Dorianne Laux

Late Night TV

Again the insomnia of August,
a night sky buffed by the heat,
the air so still a ringing phone
three blocks away sings
through the fan’s slow moving blades.
The sleeping cat at the foot of the bed
twitches in a pool of dusty sheets,
her fur malt-colored, electric.

Time to rub the shoulder’s tight knots out
with a thumb, flip on the TV, watch a man
douse a white blouse with ink before dipping
that sad sleeve into a clear bucket.

What cup of love poured him into this world?
Did his mother touch her lips
to his womb-battered crown
and inhale his scent?
Did his new father lift him and name him?
He was fed, clothed, taught to talk.
Someone must have picked him up
each time he wobbled and fell.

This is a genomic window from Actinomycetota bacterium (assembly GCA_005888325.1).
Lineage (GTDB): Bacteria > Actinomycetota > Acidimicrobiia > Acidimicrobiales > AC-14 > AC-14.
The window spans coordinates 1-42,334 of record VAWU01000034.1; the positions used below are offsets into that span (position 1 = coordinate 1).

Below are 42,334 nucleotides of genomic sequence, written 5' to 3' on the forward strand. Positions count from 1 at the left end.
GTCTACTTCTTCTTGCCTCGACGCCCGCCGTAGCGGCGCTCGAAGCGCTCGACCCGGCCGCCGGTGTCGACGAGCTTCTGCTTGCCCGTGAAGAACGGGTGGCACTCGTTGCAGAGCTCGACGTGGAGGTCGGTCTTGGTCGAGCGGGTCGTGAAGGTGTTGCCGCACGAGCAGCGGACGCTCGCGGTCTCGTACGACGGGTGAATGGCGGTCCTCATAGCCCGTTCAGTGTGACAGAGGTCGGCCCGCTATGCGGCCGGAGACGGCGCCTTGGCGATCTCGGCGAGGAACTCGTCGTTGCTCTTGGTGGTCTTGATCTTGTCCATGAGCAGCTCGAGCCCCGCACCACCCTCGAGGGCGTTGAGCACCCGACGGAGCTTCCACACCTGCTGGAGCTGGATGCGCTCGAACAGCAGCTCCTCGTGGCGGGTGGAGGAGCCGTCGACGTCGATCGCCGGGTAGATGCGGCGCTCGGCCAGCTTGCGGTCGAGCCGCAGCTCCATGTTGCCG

There might have been a desk, a history book,
pencils in a box, a succession
of wheeled toys.

By what back road did he travel
to this late-night station?
By what imperceptible set of circumstances
does he arrive in my bedroom on a summer night,
pinching a shirt collar between his fingers,
his own invention locked in a blue box,
a rainbow slashed across it?

Somewhere in the universe is a palace
where each of us is imprinted with a map,
the one path seared into the circuits of our brains.
It signals us to turn left at the green light,
right at the dead tree.

We know nothing of how it all works,
how we end up in one bed or another,
speak one language instead of the others,
what heat draws us to our life’s work
or keeps us from a dream until it’s nothing
but a blister we scratch in our sleep.

His voice is soothing, his teeth crooked,
his arms strong and smooth below rolled-up cuffs.
I have the power to make him disappear
with one touch, though if I do the darkness
will swallow me, drown me.

Time to settle back against the pillows
and gaze deeply into the excitement
welling in his eyes. It’s a miracle, he whispers
as the burnt moon slips across the sky.
Then he dumps the grainy crystals in
and stirs the water with a wooden spoon.